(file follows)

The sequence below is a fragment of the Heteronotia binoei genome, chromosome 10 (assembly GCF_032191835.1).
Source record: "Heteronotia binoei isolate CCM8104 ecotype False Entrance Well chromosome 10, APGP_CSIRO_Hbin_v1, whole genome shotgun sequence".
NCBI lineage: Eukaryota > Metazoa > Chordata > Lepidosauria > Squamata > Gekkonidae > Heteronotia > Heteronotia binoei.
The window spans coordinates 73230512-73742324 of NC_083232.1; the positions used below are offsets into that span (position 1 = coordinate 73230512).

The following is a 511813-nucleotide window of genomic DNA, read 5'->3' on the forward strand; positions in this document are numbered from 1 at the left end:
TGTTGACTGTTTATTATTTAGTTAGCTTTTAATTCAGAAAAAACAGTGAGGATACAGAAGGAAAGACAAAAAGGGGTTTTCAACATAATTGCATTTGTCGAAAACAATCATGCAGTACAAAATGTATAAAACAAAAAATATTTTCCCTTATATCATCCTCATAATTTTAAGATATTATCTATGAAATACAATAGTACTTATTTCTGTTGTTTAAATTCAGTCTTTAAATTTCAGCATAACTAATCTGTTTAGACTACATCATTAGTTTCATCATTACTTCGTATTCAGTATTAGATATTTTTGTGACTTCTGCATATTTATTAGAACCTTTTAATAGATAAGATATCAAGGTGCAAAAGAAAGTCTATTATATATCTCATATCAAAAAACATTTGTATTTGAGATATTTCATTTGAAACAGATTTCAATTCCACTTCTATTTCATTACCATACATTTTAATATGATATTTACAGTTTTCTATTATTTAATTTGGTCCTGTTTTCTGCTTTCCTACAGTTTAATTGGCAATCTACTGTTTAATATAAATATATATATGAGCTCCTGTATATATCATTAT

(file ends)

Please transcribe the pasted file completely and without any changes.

The sequence below is a fragment of the Heteronotia binoei genome, chromosome 10 (assembly GCF_032191835.1).
Source record: "Heteronotia binoei isolate CCM8104 ecotype False Entrance Well chromosome 10, APGP_CSIRO_Hbin_v1, whole genome shotgun sequence".
NCBI lineage: Eukaryota > Metazoa > Chordata > Lepidosauria > Squamata > Gekkonidae > Heteronotia > Heteronotia binoei.
The window spans coordinates 73230512-73742324 of NC_083232.1; the positions used below are offsets into that span (position 1 = coordinate 73230512).

The following is a 511813-nucleotide window of genomic DNA, read 5'->3' on the forward strand; positions in this document are numbered from 1 at the left end:
TGTTGACTGTTTATTATTTAGTTAGCTTTTAATTCAGAAAAAACAGTGAGGATACAGAAGGAAAGACAAAAAGGGGTTTTCAACATAATTGCATTTGTCGAAAACAATCATGCAGTACAAAATGTATAAAACAAAAAATATTTTCCCTTATATCATCCTCATAATTTTAAGATATTATCTATGAAATACAATAGTACTTATTTCTGTTGTTTAAATTCAGTCTTTAAATTTCAGCATAACTAATCTGTTTAGACTACATCATTAGTTTCATCATTACTTCGTATTCAGTATTAGATATTTTTGTGACTTCTGCATATTTATTAGAACCTTTTAATAGATAAGATATCAAGGTGCAAAAGAAAGTCTATTATATATCTCATATCAAAAAACATTTGTATTTGAGATATTTCATTTGAAACAGATTTCAATTCCACTTCTATTTCATTACCATACATTTTAATATGATATTTACAGTTTTCTATTATTTAATTTGGTCCTGTTTTCTGCTTTCCTACAGTTTAATTGGCAATCTACTGTTTAATATAAATATATATATGAGCTCCTGTATATATCATTAT